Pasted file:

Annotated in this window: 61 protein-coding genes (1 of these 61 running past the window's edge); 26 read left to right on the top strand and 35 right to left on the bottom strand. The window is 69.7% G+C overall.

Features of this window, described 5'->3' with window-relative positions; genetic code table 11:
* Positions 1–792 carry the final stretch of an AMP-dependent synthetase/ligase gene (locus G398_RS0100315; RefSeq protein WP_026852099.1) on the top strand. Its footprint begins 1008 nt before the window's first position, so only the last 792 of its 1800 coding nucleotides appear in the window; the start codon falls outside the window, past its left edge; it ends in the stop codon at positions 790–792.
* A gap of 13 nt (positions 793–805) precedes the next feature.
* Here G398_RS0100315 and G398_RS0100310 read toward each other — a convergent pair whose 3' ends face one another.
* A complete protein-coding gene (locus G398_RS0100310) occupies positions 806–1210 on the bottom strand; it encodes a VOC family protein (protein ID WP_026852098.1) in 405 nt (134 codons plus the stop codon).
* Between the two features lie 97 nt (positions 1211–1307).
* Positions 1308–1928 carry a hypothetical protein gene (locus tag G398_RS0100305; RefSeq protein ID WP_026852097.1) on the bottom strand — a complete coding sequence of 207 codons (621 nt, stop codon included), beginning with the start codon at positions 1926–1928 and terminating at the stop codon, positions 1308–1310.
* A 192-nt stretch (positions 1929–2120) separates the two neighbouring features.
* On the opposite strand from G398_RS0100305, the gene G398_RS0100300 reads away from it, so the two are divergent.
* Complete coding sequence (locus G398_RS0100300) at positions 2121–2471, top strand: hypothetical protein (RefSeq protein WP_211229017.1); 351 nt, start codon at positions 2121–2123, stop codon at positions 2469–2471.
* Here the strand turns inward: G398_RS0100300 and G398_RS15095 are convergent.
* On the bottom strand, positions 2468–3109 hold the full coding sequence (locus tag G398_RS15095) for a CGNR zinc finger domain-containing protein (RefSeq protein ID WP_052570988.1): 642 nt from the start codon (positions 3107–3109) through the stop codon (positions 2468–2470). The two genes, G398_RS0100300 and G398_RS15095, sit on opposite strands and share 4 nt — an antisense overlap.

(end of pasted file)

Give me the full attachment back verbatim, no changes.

Annotated in this window: 61 protein-coding genes (1 of these 61 running past the window's edge); 26 read left to right on the top strand and 35 right to left on the bottom strand. The window is 69.7% G+C overall.

Features of this window, described 5'->3' with window-relative positions; genetic code table 11:
* Positions 1–792 carry the final stretch of an AMP-dependent synthetase/ligase gene (locus G398_RS0100315; RefSeq protein WP_026852099.1) on the top strand. Its footprint begins 1008 nt before the window's first position, so only the last 792 of its 1800 coding nucleotides appear in the window; the start codon falls outside the window, past its left edge; it ends in the stop codon at positions 790–792.
* A gap of 13 nt (positions 793–805) precedes the next feature.
* Here G398_RS0100315 and G398_RS0100310 read toward each other — a convergent pair whose 3' ends face one another.
* A complete protein-coding gene (locus G398_RS0100310) occupies positions 806–1210 on the bottom strand; it encodes a VOC family protein (protein ID WP_026852098.1) in 405 nt (134 codons plus the stop codon).
* Between the two features lie 97 nt (positions 1211–1307).
* Positions 1308–1928 carry a hypothetical protein gene (locus tag G398_RS0100305; RefSeq protein ID WP_026852097.1) on the bottom strand — a complete coding sequence of 207 codons (621 nt, stop codon included), beginning with the start codon at positions 1926–1928 and terminating at the stop codon, positions 1308–1310.
* A 192-nt stretch (positions 1929–2120) separates the two neighbouring features.
* On the opposite strand from G398_RS0100305, the gene G398_RS0100300 reads away from it, so the two are divergent.
* Complete coding sequence (locus G398_RS0100300) at positions 2121–2471, top strand: hypothetical protein (RefSeq protein WP_211229017.1); 351 nt, start codon at positions 2121–2123, stop codon at positions 2469–2471.
* Here the strand turns inward: G398_RS0100300 and G398_RS15095 are convergent.
* On the bottom strand, positions 2468–3109 hold the full coding sequence (locus tag G398_RS15095) for a CGNR zinc finger domain-containing protein (RefSeq protein ID WP_052570988.1): 642 nt from the start codon (positions 3107–3109) through the stop codon (positions 2468–2470). The two genes, G398_RS0100300 and G398_RS15095, sit on opposite strands and share 4 nt — an antisense overlap.